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Ap psych human development






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Ap psych human development Ap psych human development Presentation Transcript

  • Human Development
    AP Psychology (Mr. Hinder)
  • Development
    The pattern of continuity and change that occurs throughout the lifespan
    Three areas
    Physical processes
    Cognitive processes
    Socioemotional processes
  • Development
    Nature – Biological Inheritance
    Nurture – Environmental Experiences
    Optimal experiences – Individuals take active roles in their own development
    Early Experience versus Later Experience
  • Early vs Later Experiences
    Some psychologists believe that unless infants experience warm, nurturing care in the first year of life, they will not develop to their full potential
    early experience doctrinerests on the belief that each life is an unbroken trail on which a psychological quality can be traced back to its origin
    later experience: liken development in later years to the ebb and flow of a river.
    Later experience advocates argue that children are responsive to change and that sensitive caregiving is just as important later as it is earlier
  • Cognitive
    Jean Piaget (1896-1980)
    Children actively construct their cognitive world using…
    Schemas – concepts or frameworks that organize information
    Assimilation – incorporate new info into existing schemas
    Accomodation – adjust existing schemas to incorporate new information
  • Piaget
    Swiss psychologist Jean Piaget (1926, 1977) spent over 50 years exploring how a child’s thought processes develop.
    Piaget’s Stages of Cognitive Development
    Age (Years)
    Major Characteristics
    Birth to 2
    • Infant understands world through sensory and motor experiences
    • Achieves object permanence
    • Exhibits emergence of symbolic thought
    2 to 7
    • Child uses symbolic thinking in the form of words and images to represent objects and experiences
    • Symbolic thinking enables child to engage in pretend play
    • Thinking displays egocentrism, irreversibility, and centration
    Concrete operational
    7 to 12
    • Child can think logically about concrete events
    • Grasps concepts of conservation and serial ordering
    Formal operational
    12 on
    • Adolescent can think more logically, abstractly, and flexibly
    • Can form hypotheses and systematically test them
  • Evaluating Piaget’s Theory
    Some cognitive abilities emerge earlier than Piaget thought
    Piaget placed too much emphasis on discrete stages and ignored individual differences
    Culture and environment also influence development
  • Vygotsky’s Theory
    the culture in which we are raised significantly affects our cognitive development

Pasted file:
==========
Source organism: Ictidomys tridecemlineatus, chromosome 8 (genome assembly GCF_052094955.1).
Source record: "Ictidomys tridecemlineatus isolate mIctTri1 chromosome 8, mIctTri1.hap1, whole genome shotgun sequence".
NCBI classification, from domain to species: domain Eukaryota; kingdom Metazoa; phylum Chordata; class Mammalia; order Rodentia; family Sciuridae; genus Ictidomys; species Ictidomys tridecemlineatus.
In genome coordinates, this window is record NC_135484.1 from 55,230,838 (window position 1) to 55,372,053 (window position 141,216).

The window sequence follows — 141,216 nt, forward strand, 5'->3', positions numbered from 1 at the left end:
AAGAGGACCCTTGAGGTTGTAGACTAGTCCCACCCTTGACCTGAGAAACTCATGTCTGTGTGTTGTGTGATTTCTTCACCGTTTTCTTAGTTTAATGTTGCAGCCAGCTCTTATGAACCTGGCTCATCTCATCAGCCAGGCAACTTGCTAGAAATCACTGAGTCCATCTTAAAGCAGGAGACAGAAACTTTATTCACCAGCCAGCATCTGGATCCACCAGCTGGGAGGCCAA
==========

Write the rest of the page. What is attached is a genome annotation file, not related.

• Cognitive development occurs as a consequence of social interactions in which children work with others to jointly solve problems.
    • Children’s cognitive abilities increase when they encounter information that falls within their zone of proximal development (ZPD).
    • ZPD is the level at which a child can almost, but not fully, comprehend or perform a task on his or her own. When children receive information that falls within the ZPD, they can increase understanding or master a new task.
  • Vygotsky’s Theory
    Although the performances of the two children initially working at a task without aid are similar, the second child benefits more from aid and thus has a larger zone of proximal development.
    Child A
    Child B
  • Socioemotional
    Erik Erikson (1902-1994)
    Theory emphasizes lifelong development
    Eight psychosocial stages of development
    Each stage represents a developmental task
    Crisis that must be resolved
    Personal competence or weakness
  • Erikson
  • Evaluating Erikson
    Primary focus on case-study research
    Omitted important developmental tasks
    Development is a lifelong challenge
  • Infant Attachment
    The close emotional bond between an infant and its caregiver
    Typically develops during first year of life
    May provide important foundation for subsequent development
    Attachment intensifies at 6-7 months
  • Infant Attachment
    Harry Harlow – Infant rhesus monkeys
    What matters? Nourishment or contact
    Choose between two surrogate “mothers”
    Cold wire mother versus warm cloth mother
    Infants preferred cloth mother across situations
    Contact comfort is critical to attachment
    Harlow's Monkeys
    Harlow 2
  • Infant Attachment
    Mary Ainsworth – Strange Situation
    Procedure: Caregivers leave infant alone with stranger, then return
    Secure Attachment: Use caregiver as a base for exploration; happy when caregiver returns
    Insecure Attachment: Does not care if caregiver gone
    Attachment Theory
  • Temperament
    An individual’s behavioral style or characteristic way of responding
    Three clusters of temperament
    Difficult: can cry often, irregular routines
    slow-to-warm-up: low activity level
    Another perspective on temperament
    Effortful control, self-regulation, and negative affectivity
  • Parenting Styles